Texting While Birthing: Three Arguments For Social Media In The Delivery Room

There's an upside to social media during childbirth
There's an upside to social media during childbirth

I asked Tina why she thinks that texts, flip cameras and YouTube videos are critical in the labor and delivery room. Here are her top three reasons, edited and condensed.

1. Get Over The "Ick" Factor And Connect

Most people have this knee-jerk reaction to social media during birth. "It's 'ick,' keep it to yourself." But for those on the receiving end of the texts and emailed pictures — grandparents, friends, neighbors — they want to know the details of your birth, how do you feel, who does the baby look like, etc. "It's such an important time for mothers to connect," Tina said. "I understand the compulsion to share. When people run a marathon, they want to post it on Facebook." Why should birth be any different?

2. Hospitals Are Lonely, Strangers Abound

Keep in mind, it's only in the last 100 years or so that women have been giving birth in hospitals, surrounded by strangers. Previously, birth was a big social affair and women were surrounded by other women, their mothers, sisters, family. Now, your spouse might be there, and maybe a hired doula. Otherwise it's hospital staff and medical students. "It's a long time to be isolated and not communicate," Tina says. Social media fills that gap: you can once again be surrounded by your people. "I have no scientific proof of this," she says. "But I'd love to see an experiment, because I suspect that the longer the labor, the more things drag out, the more you feel the need to communicate. " Indeed, new research suggests the experience of social networking is comparable to falling in love, exactly what giving birth is all about.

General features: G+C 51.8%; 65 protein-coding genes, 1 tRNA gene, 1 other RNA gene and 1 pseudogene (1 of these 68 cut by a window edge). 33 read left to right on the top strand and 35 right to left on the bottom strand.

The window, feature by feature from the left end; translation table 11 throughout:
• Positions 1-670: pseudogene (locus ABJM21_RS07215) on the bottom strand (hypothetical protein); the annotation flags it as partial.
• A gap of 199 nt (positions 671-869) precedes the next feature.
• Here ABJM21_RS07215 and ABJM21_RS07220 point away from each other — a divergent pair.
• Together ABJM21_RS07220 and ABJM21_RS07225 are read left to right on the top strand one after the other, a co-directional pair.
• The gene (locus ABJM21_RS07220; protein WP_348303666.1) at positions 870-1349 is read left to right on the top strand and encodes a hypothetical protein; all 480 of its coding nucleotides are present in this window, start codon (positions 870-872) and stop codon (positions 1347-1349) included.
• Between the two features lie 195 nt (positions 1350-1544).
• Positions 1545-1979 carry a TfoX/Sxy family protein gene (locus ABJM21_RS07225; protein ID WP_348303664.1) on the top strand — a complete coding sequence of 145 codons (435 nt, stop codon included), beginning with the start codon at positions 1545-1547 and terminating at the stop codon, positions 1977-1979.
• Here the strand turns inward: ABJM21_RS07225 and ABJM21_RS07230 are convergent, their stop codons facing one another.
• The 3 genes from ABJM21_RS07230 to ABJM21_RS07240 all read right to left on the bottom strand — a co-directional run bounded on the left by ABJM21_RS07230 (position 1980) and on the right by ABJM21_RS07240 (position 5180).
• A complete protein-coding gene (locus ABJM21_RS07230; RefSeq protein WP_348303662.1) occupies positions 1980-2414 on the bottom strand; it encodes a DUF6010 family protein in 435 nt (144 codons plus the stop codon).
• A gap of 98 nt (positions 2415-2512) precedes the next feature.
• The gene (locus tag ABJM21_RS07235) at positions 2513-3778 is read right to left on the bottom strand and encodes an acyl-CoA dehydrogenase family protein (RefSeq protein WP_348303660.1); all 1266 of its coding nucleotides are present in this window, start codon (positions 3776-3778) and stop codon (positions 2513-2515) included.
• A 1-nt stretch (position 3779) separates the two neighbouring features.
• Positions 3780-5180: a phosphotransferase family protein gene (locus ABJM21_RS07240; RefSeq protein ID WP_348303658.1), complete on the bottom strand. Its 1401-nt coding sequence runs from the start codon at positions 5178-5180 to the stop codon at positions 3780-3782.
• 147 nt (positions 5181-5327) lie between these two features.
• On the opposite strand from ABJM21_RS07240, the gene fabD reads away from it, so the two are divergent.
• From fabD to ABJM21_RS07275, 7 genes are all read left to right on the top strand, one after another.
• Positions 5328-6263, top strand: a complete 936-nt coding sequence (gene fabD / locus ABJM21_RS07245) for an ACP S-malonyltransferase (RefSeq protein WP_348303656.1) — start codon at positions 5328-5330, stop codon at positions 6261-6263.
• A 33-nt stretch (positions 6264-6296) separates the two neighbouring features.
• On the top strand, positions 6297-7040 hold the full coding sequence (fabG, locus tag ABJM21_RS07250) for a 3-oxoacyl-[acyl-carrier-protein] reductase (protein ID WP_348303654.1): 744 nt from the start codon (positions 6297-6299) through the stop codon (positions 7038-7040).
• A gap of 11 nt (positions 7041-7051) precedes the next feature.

3. Not Your Grandmother's C-Section

As far as birth goes, we are all products of our culture and history (that's the subject of her last book Birth: The Surprising History of How We Are Born). Birth customs and practices are largely generational — just remember how Betty Draper gave birth to her third child on Mad Men. (If you didn't see it, think enema, shaved pubic-hair and a hefty dose of Demerol). Or, as Tina points out: "My grandmother wasn't even conscious for the birth of her kids — this [social media phenomenon] brings consciousness to a whole new level to be able to text during your C-section." An aside: the subject of her forthcoming book is a close-up look at Jackie Kennedy in 1975. Jackie, by the way, had four C-sections, none tweeted.

But as far as social media oversharing goes, Tina (who gave birth to her second child in a bathtub at home, with no videos) warns of one drawback: You don't want to be so busy reaching out on social media during birth that you miss the sweet, awe-inspiring moment, which, by the way, can never, ever be captured on tape or text.

This program aired on February 8, 2011. The audio for this program is not available.

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Rachel Zimmerman Reporter
Rachel Zimmerman previously reported on health and the intersection of health and business for WBUR. She is working on a memoir about rebuilding her family after her husband’s suicide. 



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